|Dancer Malini Srinivasan introduces a dance.|
Winter Garden at Brookfield Place
(photos: Eva Yaa Asantewaa)
|Musicians shown, l-r: Vocalist Taniya Panda,|
violinist Arun Ramamurthy
and bansuri (flute) player Jay Gandhi
(photos: Eva Yaa Asantewaa)
Sitting on the amphitheatrical staircase at the Winter Garden atrium at Brookfield Place can make you feel like you've finally fallen into that elusive "lap of luxury" you've always heard so much about. Beyond the round staircase landing (used as a performance space), you gaze out at a stand of palm trees, the entrances to upscale shopping spots and eateries and, past tall windows, to a yacht marina gleaming in the setting sun. The Winter Garden sits near the Hudson River edge of a neighborhood that, especially since 9/11, has seemed evermore sterile in design and sealed off from the rest of New York.
But Malini Srinivasan's Bharatanatyam performance last night--part of arts Brookfield's Transcendant Arts of Tibet & India series--brought heart and warmth to these surroundings. Entitled Rasa in the Round, the generous, nearly two-hour program included several dance solos by Srinivasan and music by Taniya Panda (Carnatic vocal), Samarth Nagarkar (Hindustani vocal), Umesh Venkatesan (nattuvangam), Arun Ramamurthy (violin), Jay Gandhi (bansuri), Bala Skandan (mrdangam) and Suryaksha Deshpande (tabla). Ramamurthy and flutist Gandhi, in particular, created heavenly beauty.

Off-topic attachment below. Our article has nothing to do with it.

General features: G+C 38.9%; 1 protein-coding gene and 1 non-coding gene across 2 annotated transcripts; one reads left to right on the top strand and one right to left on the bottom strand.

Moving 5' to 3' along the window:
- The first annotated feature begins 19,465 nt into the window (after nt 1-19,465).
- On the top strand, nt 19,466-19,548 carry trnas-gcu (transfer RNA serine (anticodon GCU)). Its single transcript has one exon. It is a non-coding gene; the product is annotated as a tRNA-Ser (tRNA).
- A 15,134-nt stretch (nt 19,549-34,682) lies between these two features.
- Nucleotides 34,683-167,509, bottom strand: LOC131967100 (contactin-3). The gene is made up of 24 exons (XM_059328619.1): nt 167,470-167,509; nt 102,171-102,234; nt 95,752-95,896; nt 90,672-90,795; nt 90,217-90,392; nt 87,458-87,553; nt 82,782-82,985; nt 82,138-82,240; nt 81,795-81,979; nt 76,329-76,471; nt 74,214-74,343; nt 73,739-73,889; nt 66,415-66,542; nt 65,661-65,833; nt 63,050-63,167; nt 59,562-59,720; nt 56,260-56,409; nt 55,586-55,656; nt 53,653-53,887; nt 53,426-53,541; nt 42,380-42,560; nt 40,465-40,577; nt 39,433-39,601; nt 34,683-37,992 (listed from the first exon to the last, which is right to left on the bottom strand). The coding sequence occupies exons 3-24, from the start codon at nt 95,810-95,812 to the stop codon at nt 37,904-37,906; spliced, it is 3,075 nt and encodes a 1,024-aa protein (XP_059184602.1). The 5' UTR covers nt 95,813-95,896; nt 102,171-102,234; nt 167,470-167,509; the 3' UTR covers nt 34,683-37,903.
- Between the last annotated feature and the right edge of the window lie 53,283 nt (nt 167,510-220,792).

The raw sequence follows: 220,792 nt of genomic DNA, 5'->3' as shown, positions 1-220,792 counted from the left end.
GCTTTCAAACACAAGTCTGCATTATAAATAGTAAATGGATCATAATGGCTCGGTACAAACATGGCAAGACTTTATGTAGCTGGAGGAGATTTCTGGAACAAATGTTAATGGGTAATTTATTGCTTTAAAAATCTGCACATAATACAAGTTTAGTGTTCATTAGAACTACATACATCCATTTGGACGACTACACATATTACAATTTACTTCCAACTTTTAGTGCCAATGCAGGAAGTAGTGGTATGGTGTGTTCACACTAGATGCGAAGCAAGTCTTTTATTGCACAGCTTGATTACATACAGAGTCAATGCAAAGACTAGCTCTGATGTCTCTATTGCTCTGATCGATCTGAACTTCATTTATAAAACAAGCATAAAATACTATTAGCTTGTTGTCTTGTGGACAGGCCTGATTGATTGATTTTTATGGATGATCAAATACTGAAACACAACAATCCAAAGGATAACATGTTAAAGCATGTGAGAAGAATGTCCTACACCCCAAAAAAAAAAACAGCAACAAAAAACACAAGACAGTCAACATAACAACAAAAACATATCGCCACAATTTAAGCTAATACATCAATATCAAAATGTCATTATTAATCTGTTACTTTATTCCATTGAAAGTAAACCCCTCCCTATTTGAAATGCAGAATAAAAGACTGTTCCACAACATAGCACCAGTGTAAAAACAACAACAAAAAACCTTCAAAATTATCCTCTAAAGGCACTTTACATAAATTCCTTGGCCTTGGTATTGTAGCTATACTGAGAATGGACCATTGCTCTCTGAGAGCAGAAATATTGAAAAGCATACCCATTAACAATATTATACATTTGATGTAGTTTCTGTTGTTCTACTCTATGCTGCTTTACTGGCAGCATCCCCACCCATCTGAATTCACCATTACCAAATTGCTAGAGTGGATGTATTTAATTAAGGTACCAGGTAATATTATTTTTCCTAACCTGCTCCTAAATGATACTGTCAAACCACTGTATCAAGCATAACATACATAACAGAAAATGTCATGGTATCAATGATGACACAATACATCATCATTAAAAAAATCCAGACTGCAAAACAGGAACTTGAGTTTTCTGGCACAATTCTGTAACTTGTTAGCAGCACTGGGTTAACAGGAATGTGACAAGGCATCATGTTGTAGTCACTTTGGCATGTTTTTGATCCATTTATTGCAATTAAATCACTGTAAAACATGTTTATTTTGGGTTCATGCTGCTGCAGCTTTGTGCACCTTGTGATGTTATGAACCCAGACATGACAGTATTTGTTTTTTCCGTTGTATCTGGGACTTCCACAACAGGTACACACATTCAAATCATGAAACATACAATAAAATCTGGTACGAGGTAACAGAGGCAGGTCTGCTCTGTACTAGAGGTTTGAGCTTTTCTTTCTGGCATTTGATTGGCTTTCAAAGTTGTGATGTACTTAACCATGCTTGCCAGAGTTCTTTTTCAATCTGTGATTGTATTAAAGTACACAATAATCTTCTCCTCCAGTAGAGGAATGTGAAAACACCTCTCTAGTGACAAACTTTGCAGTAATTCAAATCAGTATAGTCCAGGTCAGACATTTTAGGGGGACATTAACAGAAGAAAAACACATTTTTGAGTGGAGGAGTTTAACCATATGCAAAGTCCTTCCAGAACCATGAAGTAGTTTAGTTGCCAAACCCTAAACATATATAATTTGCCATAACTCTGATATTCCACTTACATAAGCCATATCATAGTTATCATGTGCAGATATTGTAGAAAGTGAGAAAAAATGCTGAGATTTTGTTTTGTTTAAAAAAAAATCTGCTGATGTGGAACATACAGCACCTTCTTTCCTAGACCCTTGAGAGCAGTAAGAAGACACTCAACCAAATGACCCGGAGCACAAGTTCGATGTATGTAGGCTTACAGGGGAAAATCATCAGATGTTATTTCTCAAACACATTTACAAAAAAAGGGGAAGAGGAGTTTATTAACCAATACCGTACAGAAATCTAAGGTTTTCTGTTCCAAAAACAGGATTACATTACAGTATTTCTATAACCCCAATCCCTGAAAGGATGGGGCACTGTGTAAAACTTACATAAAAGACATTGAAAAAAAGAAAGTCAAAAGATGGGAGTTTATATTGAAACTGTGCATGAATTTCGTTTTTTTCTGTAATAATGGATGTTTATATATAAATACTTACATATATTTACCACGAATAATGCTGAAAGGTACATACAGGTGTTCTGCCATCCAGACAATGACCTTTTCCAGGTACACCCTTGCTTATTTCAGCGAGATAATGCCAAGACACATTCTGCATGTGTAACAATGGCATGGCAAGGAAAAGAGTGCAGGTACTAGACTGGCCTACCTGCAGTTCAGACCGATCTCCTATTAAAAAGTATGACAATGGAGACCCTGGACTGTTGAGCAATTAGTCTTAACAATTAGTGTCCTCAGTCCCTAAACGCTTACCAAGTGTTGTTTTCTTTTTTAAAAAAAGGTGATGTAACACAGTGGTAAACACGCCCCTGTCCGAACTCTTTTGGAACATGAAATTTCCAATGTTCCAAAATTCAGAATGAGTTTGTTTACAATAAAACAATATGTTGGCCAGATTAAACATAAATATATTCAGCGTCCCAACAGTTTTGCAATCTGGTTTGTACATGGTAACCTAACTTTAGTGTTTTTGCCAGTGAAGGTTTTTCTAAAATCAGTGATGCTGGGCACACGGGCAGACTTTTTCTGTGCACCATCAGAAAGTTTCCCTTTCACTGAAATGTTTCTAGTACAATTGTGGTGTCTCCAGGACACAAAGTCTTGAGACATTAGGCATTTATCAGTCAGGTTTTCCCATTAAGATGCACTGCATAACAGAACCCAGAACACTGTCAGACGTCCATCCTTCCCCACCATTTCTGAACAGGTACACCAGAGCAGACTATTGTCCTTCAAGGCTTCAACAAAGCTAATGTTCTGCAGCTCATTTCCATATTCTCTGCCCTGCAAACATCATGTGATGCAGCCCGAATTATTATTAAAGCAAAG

Srinivasan, dressed in magenta and gold, ritually blessed the space with movement and the release of rose petals to the air. Her dancing drew us close to those lovers of Lord Krishna who pine for him and vie for his favor. Her mastery of dance and story showed in her integrity of line, her firmly grounded plasticity allowing her to maintain control even when stretched, lunged or twisted out from her axis, shaping refined gestures and minute flutters of her fingers. Always, she displayed follow-through from head to toe, crackling with energy. Her dancing breathed as one with the singers' vocal lines.
For each tale, she took time to introduce the narrative with bits of dialogue and some imagery we'd notice along the way. For example, for Night, she previewed carefully inscribed gestures for "moon" and "waves." However, nothing prepared us for how deeply affecting these same simple gestures would be in their danced context and, especially, in Srinivasan's full-out, shapely performance.
Of one piece, Navarasa, Srinivasan noted, "It is up to the audience to taste the emotions" of the Divine Mother. Throughout the evening, she inspired us to taste a bit of everything, easily winning the rapt focus of her huge audience. Everything artificial, beyond her sacred circle, simply disappeared.
Transcendant Arts of Tibet & India is now closed. For information on future artsBrookfield programs at Winter Garden and elsewhere, click here.
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